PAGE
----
Categories
electronic film

EELF

I love YouTube.

It’s one of the best inventions of this century. For me, the platform functions as a time machine. With a few clicks, I can visit the 1981 concert of New Order in New York, see and hear AC/DC perform with singer Bon Scott back in 1977 and turn my living room in a club with a perfect DJ-set full of rare records by My Analog Journal or enjoy the futuristic 80s visions by Are Sounds Electrik?.

YouTube makes the world smaller.

James Hoffmann makes me extremely happy with his coffee fetishism and Will Yeung vegan ramen is delicious and so easy to make.

But the channel I love most is EELF.

Since 2017, EELF (Andrius from Lithuania) has been combining hand-shot video material from the 1990s that he finds on YouTube with new electronic music found on platforms such as Bandcamp and Soundcloud. The combinations are exciting and unusually beautiful. The EELF channel is already close to 22 million views. Despite the old visual material, the conjunction with new music (which often sounds retro) does not feel nostalgic.

Maybe that’s also because the nineties, like the eighties, never really disappeared. The 21st century is characterized by the lack of a narrative of the now and the future. In that respect, we still live in the eighties and nineties. That last decade was postponed in 2001. It looks like it’s starting up again.

EELF’s YouTube channel is a success. In the beginning, he combined lo-fi house with film scenes. It was fun, but something was missing. The combination had to be more than just a gimmick. Sound and image had to support one another, had to lead to something unique. It all came together when he started using found VHS material from YouTube. New lo-fi house with amateur video clips from the 1990s was a perfect fit.

Today EELF has a catalogue of about 800 of these combinations, the channel has around 147,000 subscribers, and Andrius spends two hours a day making new uploads.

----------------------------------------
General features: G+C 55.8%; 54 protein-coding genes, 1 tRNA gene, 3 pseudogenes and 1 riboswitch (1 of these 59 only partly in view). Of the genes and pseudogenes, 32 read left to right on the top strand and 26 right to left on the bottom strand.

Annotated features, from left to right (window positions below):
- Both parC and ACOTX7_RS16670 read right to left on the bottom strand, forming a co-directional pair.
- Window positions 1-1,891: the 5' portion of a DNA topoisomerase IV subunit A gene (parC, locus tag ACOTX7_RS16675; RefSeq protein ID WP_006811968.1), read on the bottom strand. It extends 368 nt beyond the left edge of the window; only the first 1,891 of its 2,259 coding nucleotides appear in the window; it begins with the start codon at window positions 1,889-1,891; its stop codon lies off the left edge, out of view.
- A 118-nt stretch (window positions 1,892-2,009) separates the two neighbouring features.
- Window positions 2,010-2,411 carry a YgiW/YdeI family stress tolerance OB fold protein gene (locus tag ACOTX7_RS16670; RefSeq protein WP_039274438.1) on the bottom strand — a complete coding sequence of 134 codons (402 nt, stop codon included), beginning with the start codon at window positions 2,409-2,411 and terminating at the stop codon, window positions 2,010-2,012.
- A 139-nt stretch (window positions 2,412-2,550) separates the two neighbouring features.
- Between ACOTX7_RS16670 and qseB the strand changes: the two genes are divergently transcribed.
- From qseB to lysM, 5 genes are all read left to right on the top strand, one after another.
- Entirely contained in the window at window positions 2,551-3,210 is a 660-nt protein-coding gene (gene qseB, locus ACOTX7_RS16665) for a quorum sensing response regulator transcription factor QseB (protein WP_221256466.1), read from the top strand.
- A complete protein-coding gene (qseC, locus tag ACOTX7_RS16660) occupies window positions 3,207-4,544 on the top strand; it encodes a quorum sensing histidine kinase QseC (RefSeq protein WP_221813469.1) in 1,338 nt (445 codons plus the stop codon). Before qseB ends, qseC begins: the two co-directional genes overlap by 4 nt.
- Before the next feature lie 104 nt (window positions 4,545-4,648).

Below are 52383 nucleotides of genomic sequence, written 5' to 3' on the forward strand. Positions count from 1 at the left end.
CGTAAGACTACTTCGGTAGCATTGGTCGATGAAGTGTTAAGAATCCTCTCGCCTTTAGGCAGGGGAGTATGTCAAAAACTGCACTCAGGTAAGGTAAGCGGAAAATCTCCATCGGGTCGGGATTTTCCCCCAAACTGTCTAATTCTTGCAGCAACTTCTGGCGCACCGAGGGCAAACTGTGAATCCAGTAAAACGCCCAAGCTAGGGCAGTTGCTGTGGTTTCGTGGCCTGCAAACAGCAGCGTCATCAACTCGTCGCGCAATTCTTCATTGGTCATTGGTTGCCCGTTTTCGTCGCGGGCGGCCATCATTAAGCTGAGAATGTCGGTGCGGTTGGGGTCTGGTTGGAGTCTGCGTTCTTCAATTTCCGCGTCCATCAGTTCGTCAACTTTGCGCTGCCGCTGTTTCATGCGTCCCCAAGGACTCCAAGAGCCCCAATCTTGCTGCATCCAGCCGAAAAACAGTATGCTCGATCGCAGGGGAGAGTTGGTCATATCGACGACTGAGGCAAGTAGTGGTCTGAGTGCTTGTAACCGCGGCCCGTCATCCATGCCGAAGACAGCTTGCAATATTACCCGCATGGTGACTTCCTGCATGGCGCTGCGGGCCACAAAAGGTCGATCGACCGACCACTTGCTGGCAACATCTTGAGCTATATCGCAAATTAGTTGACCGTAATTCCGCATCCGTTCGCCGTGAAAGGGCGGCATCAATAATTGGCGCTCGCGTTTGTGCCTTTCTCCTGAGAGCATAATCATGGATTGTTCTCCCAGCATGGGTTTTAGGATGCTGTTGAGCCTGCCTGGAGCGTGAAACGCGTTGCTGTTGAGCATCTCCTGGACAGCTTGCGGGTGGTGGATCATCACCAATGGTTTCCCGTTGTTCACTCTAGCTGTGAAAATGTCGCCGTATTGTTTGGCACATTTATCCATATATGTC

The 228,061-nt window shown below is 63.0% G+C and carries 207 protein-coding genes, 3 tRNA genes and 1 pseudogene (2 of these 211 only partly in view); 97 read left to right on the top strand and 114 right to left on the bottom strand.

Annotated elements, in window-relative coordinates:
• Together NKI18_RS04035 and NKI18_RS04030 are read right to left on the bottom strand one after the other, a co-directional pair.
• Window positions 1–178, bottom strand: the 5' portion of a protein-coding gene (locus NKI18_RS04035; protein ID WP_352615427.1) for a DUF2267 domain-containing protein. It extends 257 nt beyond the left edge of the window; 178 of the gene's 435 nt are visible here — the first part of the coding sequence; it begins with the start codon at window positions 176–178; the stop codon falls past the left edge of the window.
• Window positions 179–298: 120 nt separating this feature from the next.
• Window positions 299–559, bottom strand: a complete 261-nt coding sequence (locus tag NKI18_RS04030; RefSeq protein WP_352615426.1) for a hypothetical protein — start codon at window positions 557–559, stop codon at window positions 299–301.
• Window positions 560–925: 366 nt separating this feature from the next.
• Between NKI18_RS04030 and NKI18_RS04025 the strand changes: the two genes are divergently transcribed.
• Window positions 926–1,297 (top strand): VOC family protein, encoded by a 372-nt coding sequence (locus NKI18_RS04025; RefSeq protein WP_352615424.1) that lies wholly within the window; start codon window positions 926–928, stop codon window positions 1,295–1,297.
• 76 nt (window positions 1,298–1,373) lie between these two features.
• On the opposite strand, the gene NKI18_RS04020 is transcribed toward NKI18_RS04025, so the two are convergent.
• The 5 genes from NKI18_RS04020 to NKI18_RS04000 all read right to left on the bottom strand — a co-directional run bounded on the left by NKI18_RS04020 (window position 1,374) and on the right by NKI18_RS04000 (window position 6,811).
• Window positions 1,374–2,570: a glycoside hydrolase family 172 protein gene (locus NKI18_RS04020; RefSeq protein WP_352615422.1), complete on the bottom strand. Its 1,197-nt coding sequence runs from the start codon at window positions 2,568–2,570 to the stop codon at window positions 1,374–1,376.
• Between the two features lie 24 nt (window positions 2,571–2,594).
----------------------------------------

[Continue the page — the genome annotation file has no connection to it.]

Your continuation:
Finding the perfect combination is a delicate operation. His latest upload is footage from a sailing trip in, probably, the early nineties. The camera is shaky. Clumsy zooming in and out too fast, too unstable. The soundtrack is provided by Carmel & Salomo’s ‘Happy Hour’, released two weeks ago on vinyl by the label R.A.N.D. Muzik from Leipzig. It fits perfectly.

Andrius’ tagline is ‘EELF is creating nostalgia’, but his combinations are beyond nostalgia. Yes, his video material is from the past and the brand new music he uses flirts with the heydays of rave and electronic dance music. However, the combination isn’t referring to the past. It’s much more an alternative reality, a representation of a world that could have been. Could have been the present. I would suggest calling this post-nostalgia: EELF’s productions make us aware that we can approach things today in a more open, conscious and naïve way without losing ourselves in the past or the future.

This is a new sort of pop culture that doesn’t fight the status quo but creates a different world. YouTube is full of channels like this, and they all deserve our attention.

Visit EELF’s channel on YouTube here.

Categories
electronic film pop

Hunter Complex – Dead Calm and Zero Degrees

Yesterday evening Hunter Complex streamed a live show from his studio to promote his new album Dead Calm and Zero Degrees. The performance showed the difference between this fourth one and the others: Hunter Complex is in control.

That sounds cryptic, doesn’t it?

Let me explain.